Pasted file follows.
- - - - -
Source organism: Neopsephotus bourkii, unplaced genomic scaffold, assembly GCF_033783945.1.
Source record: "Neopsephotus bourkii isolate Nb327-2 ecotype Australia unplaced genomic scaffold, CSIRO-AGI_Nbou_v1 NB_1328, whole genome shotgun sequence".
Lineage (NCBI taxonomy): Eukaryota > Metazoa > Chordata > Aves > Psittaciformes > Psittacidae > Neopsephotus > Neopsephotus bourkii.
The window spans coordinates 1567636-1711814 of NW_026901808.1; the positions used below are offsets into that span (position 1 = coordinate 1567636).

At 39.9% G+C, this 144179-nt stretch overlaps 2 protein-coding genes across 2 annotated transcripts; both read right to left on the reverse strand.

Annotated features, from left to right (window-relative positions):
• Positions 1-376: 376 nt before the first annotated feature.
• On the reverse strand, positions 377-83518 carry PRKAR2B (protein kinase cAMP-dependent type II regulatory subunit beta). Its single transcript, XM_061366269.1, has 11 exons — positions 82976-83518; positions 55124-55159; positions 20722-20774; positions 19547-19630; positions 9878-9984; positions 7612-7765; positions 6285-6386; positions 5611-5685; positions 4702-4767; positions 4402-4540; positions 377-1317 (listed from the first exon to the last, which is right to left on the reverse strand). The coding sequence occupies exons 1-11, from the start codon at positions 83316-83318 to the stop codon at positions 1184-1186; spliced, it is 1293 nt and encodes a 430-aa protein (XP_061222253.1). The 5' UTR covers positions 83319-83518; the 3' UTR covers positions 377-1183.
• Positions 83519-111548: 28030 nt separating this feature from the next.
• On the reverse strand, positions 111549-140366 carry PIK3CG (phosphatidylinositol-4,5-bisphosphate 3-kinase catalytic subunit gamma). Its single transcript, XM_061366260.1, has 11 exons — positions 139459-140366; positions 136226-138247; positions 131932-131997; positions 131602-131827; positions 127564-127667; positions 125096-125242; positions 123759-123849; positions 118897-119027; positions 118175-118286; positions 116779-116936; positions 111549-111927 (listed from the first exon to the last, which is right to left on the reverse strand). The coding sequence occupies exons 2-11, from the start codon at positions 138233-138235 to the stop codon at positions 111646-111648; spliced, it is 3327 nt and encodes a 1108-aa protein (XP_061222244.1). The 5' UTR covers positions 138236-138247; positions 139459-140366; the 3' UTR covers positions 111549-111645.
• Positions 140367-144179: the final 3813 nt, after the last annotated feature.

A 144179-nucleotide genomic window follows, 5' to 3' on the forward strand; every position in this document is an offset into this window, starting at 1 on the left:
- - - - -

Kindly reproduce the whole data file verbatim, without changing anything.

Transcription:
Source organism: Neopsephotus bourkii, unplaced genomic scaffold, assembly GCF_033783945.1.
Source record: "Neopsephotus bourkii isolate Nb327-2 ecotype Australia unplaced genomic scaffold, CSIRO-AGI_Nbou_v1 NB_1328, whole genome shotgun sequence".
Lineage (NCBI taxonomy): Eukaryota > Metazoa > Chordata > Aves > Psittaciformes > Psittacidae > Neopsephotus > Neopsephotus bourkii.
The window spans coordinates 1567636-1711814 of NW_026901808.1; the positions used below are offsets into that span (position 1 = coordinate 1567636).

At 39.9% G+C, this 144179-nt stretch overlaps 2 protein-coding genes across 2 annotated transcripts; both read right to left on the reverse strand.

Annotated features, from left to right (window-relative positions):
• Positions 1-376: 376 nt before the first annotated feature.
• On the reverse strand, positions 377-83518 carry PRKAR2B (protein kinase cAMP-dependent type II regulatory subunit beta). Its single transcript, XM_061366269.1, has 11 exons — positions 82976-83518; positions 55124-55159; positions 20722-20774; positions 19547-19630; positions 9878-9984; positions 7612-7765; positions 6285-6386; positions 5611-5685; positions 4702-4767; positions 4402-4540; positions 377-1317 (listed from the first exon to the last, which is right to left on the reverse strand). The coding sequence occupies exons 1-11, from the start codon at positions 83316-83318 to the stop codon at positions 1184-1186; spliced, it is 1293 nt and encodes a 430-aa protein (XP_061222253.1). The 5' UTR covers positions 83319-83518; the 3' UTR covers positions 377-1183.
• Positions 83519-111548: 28030 nt separating this feature from the next.
• On the reverse strand, positions 111549-140366 carry PIK3CG (phosphatidylinositol-4,5-bisphosphate 3-kinase catalytic subunit gamma). Its single transcript, XM_061366260.1, has 11 exons — positions 139459-140366; positions 136226-138247; positions 131932-131997; positions 131602-131827; positions 127564-127667; positions 125096-125242; positions 123759-123849; positions 118897-119027; positions 118175-118286; positions 116779-116936; positions 111549-111927 (listed from the first exon to the last, which is right to left on the reverse strand). The coding sequence occupies exons 2-11, from the start codon at positions 138233-138235 to the stop codon at positions 111646-111648; spliced, it is 3327 nt and encodes a 1108-aa protein (XP_061222244.1). The 5' UTR covers positions 138236-138247; positions 139459-140366; the 3' UTR covers positions 111549-111645.
• Positions 140367-144179: the final 3813 nt, after the last annotated feature.

A 144179-nucleotide genomic window follows, 5' to 3' on the forward strand; every position in this document is an offset into this window, starting at 1 on the left: